Trisha Gee



Trisha is a developer at 10gen (the MongoDB company). She has expertise in Java high performance systems, is passionate about enabling developer productivity, and has a wide breadth of industry experience from the 12 years she's been a professional developer. Trisha is a leader in the London Java Community and involved in London's Graduate Development Community, she believes we shouldn't all have to make the same mistakes again and again.


Discussion panel: "Freaks of the Freaks: Talking About Minorities in IT"

The session will start with short talks by two motivated women: Jessika Kerr and Kamila Sidor; but this year we will not limit ourselves solely to the issue of female empowerment. The invited panelists, together with the audience, will have a chance to discuss the gender/racial/cultural(im)balance of the IT community. Is the current sex ratio natural? Are opportunities equal? Why are those few people making so much fuss? Should diversity be fostered? Is there a gain somewhere? Or should we all just grow white beards? We hope to make the panel both inspiring and concrete. Come to listen, learn, and share your ideas.

What do you mean, backwards compatibility?

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The Java driver for MongoDB is the most... mature... of the NoSQL database’s drivers. It was designed without some of the modern Java features we now take for granted (generics, I’m looking at you), and is the sort of API that will be much easier with the eagerly anticipated lambdas in Java 8.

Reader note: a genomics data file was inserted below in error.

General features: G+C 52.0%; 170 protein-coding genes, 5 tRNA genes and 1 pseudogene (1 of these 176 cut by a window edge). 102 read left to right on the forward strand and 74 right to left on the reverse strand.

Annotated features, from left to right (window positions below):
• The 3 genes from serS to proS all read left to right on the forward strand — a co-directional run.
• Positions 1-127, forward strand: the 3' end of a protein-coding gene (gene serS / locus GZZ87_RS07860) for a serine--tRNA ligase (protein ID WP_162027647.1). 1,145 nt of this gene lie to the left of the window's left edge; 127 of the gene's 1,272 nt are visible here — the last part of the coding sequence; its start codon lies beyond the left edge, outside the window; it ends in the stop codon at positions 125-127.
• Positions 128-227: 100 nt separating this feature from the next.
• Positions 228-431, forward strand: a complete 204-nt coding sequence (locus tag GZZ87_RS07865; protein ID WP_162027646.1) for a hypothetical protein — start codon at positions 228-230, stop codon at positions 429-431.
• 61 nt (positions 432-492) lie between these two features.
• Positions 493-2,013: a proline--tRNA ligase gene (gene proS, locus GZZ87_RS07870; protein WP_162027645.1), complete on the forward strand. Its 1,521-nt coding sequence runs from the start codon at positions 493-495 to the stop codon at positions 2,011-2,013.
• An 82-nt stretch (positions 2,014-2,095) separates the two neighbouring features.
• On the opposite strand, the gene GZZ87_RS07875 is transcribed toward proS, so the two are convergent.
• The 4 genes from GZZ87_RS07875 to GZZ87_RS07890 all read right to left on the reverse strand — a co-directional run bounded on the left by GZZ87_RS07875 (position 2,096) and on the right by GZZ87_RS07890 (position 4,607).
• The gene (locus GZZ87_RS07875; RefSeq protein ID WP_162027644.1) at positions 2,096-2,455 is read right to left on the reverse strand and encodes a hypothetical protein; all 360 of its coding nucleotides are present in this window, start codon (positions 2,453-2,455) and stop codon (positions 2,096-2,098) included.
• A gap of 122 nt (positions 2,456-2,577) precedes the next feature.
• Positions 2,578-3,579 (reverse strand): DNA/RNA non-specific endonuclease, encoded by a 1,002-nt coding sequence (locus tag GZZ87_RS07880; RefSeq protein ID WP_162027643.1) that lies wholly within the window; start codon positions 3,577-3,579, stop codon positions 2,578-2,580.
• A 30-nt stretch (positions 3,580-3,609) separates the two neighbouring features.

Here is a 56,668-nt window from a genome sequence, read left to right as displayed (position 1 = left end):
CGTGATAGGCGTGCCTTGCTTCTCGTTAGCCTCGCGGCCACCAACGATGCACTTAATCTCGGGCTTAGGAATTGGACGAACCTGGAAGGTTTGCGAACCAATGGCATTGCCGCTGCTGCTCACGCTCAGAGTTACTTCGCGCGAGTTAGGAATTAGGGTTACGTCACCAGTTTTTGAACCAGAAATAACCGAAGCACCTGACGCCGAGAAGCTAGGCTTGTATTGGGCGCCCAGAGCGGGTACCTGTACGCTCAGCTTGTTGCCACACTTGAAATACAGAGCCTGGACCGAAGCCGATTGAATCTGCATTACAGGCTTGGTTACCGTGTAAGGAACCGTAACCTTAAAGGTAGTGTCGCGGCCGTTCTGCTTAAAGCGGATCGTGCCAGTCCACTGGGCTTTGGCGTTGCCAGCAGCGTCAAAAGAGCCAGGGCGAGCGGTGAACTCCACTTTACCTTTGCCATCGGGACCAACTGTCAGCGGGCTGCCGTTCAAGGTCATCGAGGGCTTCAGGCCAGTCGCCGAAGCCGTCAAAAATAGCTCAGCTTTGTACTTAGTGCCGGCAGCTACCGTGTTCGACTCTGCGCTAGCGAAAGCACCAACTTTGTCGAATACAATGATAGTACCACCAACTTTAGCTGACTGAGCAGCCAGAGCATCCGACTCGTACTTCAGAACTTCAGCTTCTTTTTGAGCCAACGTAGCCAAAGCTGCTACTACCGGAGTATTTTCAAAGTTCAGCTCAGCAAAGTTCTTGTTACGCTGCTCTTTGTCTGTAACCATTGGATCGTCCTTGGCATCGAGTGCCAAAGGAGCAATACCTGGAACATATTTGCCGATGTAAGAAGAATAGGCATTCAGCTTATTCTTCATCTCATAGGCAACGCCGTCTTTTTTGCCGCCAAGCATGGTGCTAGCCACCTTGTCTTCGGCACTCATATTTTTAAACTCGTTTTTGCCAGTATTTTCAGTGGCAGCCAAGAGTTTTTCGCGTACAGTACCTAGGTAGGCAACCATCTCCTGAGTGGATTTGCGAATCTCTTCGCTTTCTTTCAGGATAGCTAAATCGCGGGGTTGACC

Although figures are hard to come by, the existing Java driver might even be the most used of all of all the MongoDB drivers. Which leads to a tricky question: how do you create a new API that utilises modern development patterns whilst retaining backwards compatibility for your users? These users are fundamental to the success of your business, and you do not want to upset them, alienate them, break their systems or make it hard for them to migrate to the New World Order.

In this presentation Trisha will share some of the pains experienced, and some of the solutions tried along the journey. You might even get a sneak peak of the new MongoDB Java driver before it’s due for release.

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